J. A. Deckelman+*, S. Lou*, P. S. D’onfro* and R. W. Lahann*
ConocoPhillips Company, Houston, Texas, USA
+author for correspondence, email: James.A.Deckelman@conocophillips.com
Using the offshore Pelotas Basin, Brazil, as an example, we present a methodology by which petrophysically-derived Vclay and capillary displacement pressure data, in conjunction with interval isochore maps, can be used to quantitatively evaluate regional, siliciclastic present-day and palaeo- top-seal effectiveness and relative risk. This method has broad application to frontier and maturing exploration areas where data limitations preclude more sophisticated seismically-derived velocity- based evaluations.
As much of the Pelotas Basin is deemed to be gas prone, top-seal effectiveness for normal density (0.1 to 0.2 g/cc) dry gas was assessed quantitatively by establishing relationships between density-log -derived hydrocarbon column height and overburden thickness using a most likely Vclay content. With constant Vclay, column height increases with increasing overburden due to a compaction-driven decrease in mudrock porosity, accompanied by a decrease in permeability and pore-throat diameter. Using these relationships, interval isochore maps (overburden thickness maps) can be transformed into hydrocarbon-column-height maps to define spatial variation in top-seal effectiveness, expressed in meters of contained gas column.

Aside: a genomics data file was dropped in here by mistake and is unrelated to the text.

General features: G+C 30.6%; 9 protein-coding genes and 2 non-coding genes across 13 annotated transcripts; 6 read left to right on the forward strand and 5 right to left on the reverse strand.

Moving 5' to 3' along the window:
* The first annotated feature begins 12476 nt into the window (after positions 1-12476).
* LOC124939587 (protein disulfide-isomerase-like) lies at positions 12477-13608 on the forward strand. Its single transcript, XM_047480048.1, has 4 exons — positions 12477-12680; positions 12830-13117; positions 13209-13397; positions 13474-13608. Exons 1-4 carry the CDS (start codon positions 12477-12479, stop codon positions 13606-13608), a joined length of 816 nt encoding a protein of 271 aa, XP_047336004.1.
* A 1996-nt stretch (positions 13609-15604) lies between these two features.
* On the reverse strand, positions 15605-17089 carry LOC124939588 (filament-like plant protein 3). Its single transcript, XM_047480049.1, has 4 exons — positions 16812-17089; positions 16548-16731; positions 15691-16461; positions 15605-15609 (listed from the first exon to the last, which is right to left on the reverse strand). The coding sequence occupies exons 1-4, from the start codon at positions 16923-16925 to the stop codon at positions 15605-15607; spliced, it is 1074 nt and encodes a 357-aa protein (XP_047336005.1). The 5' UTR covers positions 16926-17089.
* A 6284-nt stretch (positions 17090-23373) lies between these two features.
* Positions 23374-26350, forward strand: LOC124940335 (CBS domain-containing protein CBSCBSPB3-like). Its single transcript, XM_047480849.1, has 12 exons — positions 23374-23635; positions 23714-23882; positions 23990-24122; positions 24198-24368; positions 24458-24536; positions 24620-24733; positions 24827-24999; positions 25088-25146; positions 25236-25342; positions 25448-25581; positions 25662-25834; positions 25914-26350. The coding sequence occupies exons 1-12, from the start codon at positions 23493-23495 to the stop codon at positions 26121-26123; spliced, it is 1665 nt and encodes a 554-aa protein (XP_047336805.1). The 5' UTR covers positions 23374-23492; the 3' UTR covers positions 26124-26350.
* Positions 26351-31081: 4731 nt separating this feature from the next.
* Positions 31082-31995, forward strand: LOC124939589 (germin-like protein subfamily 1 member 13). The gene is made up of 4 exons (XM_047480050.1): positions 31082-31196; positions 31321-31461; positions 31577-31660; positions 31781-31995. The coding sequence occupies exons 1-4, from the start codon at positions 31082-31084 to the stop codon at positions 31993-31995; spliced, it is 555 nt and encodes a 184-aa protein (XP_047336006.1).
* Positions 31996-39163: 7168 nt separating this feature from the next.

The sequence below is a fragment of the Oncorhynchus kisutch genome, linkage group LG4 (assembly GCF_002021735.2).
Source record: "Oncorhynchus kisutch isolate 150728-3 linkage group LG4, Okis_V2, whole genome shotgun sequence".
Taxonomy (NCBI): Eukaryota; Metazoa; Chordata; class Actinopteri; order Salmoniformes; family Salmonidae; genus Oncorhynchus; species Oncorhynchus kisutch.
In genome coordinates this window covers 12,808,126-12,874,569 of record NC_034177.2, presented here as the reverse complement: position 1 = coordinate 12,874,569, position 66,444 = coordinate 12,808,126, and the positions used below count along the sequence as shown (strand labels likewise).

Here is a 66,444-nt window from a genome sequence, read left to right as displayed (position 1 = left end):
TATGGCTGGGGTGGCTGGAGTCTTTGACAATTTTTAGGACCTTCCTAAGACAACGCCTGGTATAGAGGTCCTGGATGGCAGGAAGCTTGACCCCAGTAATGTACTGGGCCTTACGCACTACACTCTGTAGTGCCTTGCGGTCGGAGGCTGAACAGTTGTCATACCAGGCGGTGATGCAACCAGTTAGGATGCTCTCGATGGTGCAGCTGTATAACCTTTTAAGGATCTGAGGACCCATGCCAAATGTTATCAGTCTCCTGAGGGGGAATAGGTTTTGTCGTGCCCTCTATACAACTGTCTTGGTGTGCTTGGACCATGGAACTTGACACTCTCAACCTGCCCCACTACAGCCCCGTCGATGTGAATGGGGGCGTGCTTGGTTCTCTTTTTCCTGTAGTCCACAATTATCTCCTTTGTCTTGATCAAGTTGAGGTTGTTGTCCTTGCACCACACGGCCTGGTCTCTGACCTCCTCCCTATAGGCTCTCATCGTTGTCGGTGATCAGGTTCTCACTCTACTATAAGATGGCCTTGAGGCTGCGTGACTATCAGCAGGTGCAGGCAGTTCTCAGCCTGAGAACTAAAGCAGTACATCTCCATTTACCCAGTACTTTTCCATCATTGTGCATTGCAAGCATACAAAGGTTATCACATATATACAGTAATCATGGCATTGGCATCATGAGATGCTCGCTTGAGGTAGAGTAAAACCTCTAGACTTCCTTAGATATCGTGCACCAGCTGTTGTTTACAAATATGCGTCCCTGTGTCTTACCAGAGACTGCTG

Laboratory and model data (Aplin, Lang and Katsube, 2000) show that clay content and porosity (ultimately pore throat diameter) are the dominant controls on siliciclastic mudrock permeability, hence top-seal potential. Mudrock porosity is driven dominantly by burial – induced compaction; clay content is dependent on both depositional and diagenetic processes. Overburden can be determined with a reasonable degree of certainty from seismic and well data, whereas regional variation in clay content can, at best, only be estimated from depositional models. Therefore, for a given overburden, it is uncertainty in clay content that comprises the greatest risk in regional siliciclastic top-seal analysis. For this reason, we relate siliciclastic top-seal risk to clay content, when overburden/mudrock-porosity relationships, fluid densities, and requisite column heights are known.
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